Controversies surrounding defence procurement, the army chief and concessions for his fugitive brothers shed new light on the country’s civil-military relationship. Until now, the political parties founded by two former military rulers — the Bangladesh National Party and the Jatiya Party — were widely seen as enjoying more support from the armed forces than the Awami League led by Prime Minister Hasina. Recent developments indicate otherwise, and opposition parties allege that the inaction of the armed forces in preventing election shenanigans in 2018 allowed the Awami League to hold on to power.

The expansion of the armed forces under the current regime has been remarkable. The most significant addition is the ‘Forces Goal 2030’, a secretive policy document for reshaping the armed forces introduced in 2009 and revised in 2017. The army claims that the policy is based on the government’s stated principle of: ‘Friendship to everyone and malice to none’. It nonetheless aims to build a three-dimensional force capable of multi-platform warfare, requiring a massive expansion and modernisation of the army, navy and air force.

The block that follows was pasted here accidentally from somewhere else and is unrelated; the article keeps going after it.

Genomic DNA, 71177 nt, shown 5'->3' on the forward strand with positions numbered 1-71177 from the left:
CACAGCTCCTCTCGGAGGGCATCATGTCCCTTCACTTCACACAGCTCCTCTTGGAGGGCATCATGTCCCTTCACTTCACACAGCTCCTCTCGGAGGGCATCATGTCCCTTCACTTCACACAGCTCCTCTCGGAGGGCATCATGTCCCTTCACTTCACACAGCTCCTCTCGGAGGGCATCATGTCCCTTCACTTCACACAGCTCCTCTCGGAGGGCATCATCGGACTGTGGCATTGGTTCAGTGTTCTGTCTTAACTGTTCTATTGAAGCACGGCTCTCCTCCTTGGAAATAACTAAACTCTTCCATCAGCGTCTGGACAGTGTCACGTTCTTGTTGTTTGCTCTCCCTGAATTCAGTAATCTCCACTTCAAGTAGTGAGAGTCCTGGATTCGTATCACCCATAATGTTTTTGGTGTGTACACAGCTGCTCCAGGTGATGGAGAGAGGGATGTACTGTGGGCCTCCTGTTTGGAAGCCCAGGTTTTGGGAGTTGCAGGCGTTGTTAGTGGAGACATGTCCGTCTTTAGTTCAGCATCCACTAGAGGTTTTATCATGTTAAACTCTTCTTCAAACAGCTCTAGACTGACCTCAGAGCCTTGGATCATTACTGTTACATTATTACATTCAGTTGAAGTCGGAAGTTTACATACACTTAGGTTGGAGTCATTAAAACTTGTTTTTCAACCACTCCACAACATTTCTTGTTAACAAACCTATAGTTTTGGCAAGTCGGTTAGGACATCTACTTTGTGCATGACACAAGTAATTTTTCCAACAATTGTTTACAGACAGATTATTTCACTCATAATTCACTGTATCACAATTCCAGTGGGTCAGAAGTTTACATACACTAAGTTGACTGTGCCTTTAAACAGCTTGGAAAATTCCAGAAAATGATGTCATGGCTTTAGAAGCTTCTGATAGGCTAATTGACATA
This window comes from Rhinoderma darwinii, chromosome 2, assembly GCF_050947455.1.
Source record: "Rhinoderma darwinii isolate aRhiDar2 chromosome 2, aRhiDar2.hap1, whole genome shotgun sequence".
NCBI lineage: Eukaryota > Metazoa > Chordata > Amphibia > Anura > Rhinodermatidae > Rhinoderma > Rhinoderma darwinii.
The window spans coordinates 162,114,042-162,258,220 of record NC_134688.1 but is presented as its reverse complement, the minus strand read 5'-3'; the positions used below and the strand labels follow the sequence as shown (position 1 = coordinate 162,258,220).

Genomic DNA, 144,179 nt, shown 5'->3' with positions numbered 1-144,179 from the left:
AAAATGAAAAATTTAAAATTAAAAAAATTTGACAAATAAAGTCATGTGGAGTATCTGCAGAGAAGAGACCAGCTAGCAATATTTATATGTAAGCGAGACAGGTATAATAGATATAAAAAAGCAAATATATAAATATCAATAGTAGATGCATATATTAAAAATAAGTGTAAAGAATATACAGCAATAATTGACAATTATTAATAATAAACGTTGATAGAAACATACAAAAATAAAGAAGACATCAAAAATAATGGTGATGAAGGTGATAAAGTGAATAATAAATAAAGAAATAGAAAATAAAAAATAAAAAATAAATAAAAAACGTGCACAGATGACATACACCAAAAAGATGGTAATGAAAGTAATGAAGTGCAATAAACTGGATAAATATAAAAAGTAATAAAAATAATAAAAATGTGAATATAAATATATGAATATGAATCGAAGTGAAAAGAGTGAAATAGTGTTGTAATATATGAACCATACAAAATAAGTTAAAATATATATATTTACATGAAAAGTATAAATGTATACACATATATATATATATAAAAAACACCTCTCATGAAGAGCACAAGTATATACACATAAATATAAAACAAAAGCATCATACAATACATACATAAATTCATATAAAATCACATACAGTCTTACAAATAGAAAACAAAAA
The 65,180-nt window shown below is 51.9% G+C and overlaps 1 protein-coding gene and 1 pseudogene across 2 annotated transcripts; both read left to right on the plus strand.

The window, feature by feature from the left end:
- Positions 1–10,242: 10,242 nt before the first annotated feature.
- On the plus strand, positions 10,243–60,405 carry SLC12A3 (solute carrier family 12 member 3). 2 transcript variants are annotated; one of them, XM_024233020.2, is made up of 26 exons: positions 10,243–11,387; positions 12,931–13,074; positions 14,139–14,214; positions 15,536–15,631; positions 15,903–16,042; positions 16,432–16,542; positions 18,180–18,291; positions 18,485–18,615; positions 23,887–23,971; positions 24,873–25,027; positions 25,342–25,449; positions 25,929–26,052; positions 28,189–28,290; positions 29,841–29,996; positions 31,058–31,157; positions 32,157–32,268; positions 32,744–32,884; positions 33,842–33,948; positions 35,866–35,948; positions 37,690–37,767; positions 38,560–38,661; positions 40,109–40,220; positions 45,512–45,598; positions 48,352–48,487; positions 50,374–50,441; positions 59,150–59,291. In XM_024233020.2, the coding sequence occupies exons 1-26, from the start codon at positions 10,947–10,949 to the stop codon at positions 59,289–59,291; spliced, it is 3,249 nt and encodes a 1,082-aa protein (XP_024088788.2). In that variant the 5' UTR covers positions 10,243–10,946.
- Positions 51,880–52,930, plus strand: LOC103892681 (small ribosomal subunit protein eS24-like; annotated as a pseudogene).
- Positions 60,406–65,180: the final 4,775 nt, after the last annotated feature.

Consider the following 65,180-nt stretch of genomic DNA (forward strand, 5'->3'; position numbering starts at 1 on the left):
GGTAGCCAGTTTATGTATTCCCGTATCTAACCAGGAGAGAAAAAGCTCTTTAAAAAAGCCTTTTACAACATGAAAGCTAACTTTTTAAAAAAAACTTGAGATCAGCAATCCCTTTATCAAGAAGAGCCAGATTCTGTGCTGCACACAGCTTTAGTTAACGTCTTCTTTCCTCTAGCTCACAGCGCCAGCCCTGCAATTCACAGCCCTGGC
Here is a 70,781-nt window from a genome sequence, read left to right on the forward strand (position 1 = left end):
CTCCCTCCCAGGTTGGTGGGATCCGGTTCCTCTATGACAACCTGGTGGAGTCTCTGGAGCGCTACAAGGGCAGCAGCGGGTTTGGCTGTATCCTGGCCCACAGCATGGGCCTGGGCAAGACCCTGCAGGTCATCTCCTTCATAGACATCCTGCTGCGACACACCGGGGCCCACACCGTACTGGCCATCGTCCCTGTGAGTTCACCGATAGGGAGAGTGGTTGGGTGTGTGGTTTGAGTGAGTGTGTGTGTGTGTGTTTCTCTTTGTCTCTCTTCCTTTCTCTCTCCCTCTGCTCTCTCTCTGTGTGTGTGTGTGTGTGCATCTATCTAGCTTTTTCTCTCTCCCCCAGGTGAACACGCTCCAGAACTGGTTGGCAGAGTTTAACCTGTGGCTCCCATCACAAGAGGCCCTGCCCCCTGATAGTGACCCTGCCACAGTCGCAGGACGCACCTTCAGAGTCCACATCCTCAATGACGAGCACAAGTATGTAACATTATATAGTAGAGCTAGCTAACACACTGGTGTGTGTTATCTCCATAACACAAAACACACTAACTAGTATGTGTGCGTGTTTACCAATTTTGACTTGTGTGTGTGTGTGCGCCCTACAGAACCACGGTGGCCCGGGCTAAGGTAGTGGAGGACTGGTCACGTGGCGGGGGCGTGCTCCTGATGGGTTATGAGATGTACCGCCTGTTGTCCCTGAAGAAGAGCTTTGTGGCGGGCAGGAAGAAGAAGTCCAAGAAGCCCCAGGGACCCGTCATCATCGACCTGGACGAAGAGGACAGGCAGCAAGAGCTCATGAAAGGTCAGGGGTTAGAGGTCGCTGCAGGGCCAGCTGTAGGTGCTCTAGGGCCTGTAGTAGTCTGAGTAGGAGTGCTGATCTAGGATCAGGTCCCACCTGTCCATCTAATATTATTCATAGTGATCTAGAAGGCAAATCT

Scant details given in response to parliamentary questions suggest the army is planning to conduct its activities under three independent corps: the Central, Eastern and Western. Its primary mission is to provide necessary forces and capabilities in support of Bangladesh’s security and defence strategies.

Defence spending has risen by more than 123 per cent since the Awami League came to power, so it seems Prime Minister Hasina has bought the military’s loyalty at a high price. Transparency International Bangladesh observes that the decision-making process for major purchases is hard to follow, and that partisanship might have contributed to the reinstatement of senior military officers dismissed by the previous government. Defence purchases have landed three leaders in legal difficulties: the late General Ershad, convicted of corruption but cleared on appeal; Khaleda Zia, still under trial; and Prime Minister Hasina, cleared of all charges.